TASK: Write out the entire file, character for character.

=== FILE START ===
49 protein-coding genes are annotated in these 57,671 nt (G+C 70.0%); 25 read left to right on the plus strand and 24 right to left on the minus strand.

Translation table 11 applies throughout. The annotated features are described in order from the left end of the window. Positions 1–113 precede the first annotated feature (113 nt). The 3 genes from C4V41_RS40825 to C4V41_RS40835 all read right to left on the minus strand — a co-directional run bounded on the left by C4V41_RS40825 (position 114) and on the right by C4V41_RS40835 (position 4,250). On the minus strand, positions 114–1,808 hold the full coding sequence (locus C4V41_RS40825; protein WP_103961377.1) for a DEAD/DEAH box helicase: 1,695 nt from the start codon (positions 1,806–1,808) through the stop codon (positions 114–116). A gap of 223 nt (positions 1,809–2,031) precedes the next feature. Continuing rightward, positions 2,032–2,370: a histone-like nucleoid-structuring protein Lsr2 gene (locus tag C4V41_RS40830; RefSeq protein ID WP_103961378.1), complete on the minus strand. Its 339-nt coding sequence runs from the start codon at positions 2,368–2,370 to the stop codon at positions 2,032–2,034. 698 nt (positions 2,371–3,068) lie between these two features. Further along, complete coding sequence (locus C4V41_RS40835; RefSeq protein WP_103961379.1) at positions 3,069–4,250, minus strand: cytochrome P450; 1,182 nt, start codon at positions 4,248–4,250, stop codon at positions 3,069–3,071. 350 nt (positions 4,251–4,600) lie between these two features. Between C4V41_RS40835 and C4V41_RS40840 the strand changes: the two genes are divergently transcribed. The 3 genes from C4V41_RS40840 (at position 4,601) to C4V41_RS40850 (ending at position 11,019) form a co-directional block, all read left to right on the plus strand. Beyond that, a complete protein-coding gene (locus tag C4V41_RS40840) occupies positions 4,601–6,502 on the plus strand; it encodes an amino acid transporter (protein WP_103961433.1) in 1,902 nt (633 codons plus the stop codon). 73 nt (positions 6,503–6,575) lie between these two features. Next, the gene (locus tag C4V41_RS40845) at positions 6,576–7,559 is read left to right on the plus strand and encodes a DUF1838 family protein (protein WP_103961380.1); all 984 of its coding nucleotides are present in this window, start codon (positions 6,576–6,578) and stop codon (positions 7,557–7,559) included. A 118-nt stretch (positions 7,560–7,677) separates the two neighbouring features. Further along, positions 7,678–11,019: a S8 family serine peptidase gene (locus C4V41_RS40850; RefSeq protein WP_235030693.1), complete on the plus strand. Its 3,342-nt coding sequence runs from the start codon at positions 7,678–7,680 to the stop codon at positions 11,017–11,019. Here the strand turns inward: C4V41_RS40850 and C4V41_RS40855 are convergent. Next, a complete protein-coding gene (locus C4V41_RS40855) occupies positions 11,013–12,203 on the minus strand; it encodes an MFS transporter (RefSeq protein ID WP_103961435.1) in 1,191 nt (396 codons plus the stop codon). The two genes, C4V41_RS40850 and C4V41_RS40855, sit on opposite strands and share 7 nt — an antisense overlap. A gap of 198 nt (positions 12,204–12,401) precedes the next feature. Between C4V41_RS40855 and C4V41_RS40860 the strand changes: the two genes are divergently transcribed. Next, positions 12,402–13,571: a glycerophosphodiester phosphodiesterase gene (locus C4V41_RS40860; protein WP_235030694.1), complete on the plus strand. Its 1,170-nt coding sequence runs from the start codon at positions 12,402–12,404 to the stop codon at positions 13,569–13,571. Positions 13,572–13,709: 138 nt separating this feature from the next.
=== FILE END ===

49 protein-coding genes are annotated in these 57,671 nt (G+C 70.0%); 25 read left to right on the plus strand and 24 right to left on the minus strand.

Translation table 11 applies throughout. The annotated features are described in order from the left end of the window. Positions 1–113 precede the first annotated feature (113 nt). The 3 genes from C4V41_RS40825 to C4V41_RS40835 all read right to left on the minus strand — a co-directional run bounded on the left by C4V41_RS40825 (position 114) and on the right by C4V41_RS40835 (position 4,250). On the minus strand, positions 114–1,808 hold the full coding sequence (locus C4V41_RS40825; protein WP_103961377.1) for a DEAD/DEAH box helicase: 1,695 nt from the start codon (positions 1,806–1,808) through the stop codon (positions 114–116). A gap of 223 nt (positions 1,809–2,031) precedes the next feature. Continuing rightward, positions 2,032–2,370: a histone-like nucleoid-structuring protein Lsr2 gene (locus tag C4V41_RS40830; RefSeq protein ID WP_103961378.1), complete on the minus strand. Its 339-nt coding sequence runs from the start codon at positions 2,368–2,370 to the stop codon at positions 2,032–2,034. 698 nt (positions 2,371–3,068) lie between these two features. Further along, complete coding sequence (locus C4V41_RS40835; RefSeq protein WP_103961379.1) at positions 3,069–4,250, minus strand: cytochrome P450; 1,182 nt, start codon at positions 4,248–4,250, stop codon at positions 3,069–3,071. 350 nt (positions 4,251–4,600) lie between these two features. Between C4V41_RS40835 and C4V41_RS40840 the strand changes: the two genes are divergently transcribed. The 3 genes from C4V41_RS40840 (at position 4,601) to C4V41_RS40850 (ending at position 11,019) form a co-directional block, all read left to right on the plus strand. Beyond that, a complete protein-coding gene (locus tag C4V41_RS40840) occupies positions 4,601–6,502 on the plus strand; it encodes an amino acid transporter (protein WP_103961433.1) in 1,902 nt (633 codons plus the stop codon). 73 nt (positions 6,503–6,575) lie between these two features. Next, the gene (locus tag C4V41_RS40845) at positions 6,576–7,559 is read left to right on the plus strand and encodes a DUF1838 family protein (protein WP_103961380.1); all 984 of its coding nucleotides are present in this window, start codon (positions 6,576–6,578) and stop codon (positions 7,557–7,559) included. A 118-nt stretch (positions 7,560–7,677) separates the two neighbouring features. Further along, positions 7,678–11,019: a S8 family serine peptidase gene (locus C4V41_RS40850; RefSeq protein WP_235030693.1), complete on the plus strand. Its 3,342-nt coding sequence runs from the start codon at positions 7,678–7,680 to the stop codon at positions 11,017–11,019. Here the strand turns inward: C4V41_RS40850 and C4V41_RS40855 are convergent. Next, a complete protein-coding gene (locus C4V41_RS40855) occupies positions 11,013–12,203 on the minus strand; it encodes an MFS transporter (RefSeq protein ID WP_103961435.1) in 1,191 nt (396 codons plus the stop codon). The two genes, C4V41_RS40850 and C4V41_RS40855, sit on opposite strands and share 7 nt — an antisense overlap. A gap of 198 nt (positions 12,204–12,401) precedes the next feature. Between C4V41_RS40855 and C4V41_RS40860 the strand changes: the two genes are divergently transcribed. Next, positions 12,402–13,571: a glycerophosphodiester phosphodiesterase gene (locus C4V41_RS40860; protein WP_235030694.1), complete on the plus strand. Its 1,170-nt coding sequence runs from the start codon at positions 12,402–12,404 to the stop codon at positions 13,569–13,571. Positions 13,572–13,709: 138 nt separating this feature from the next.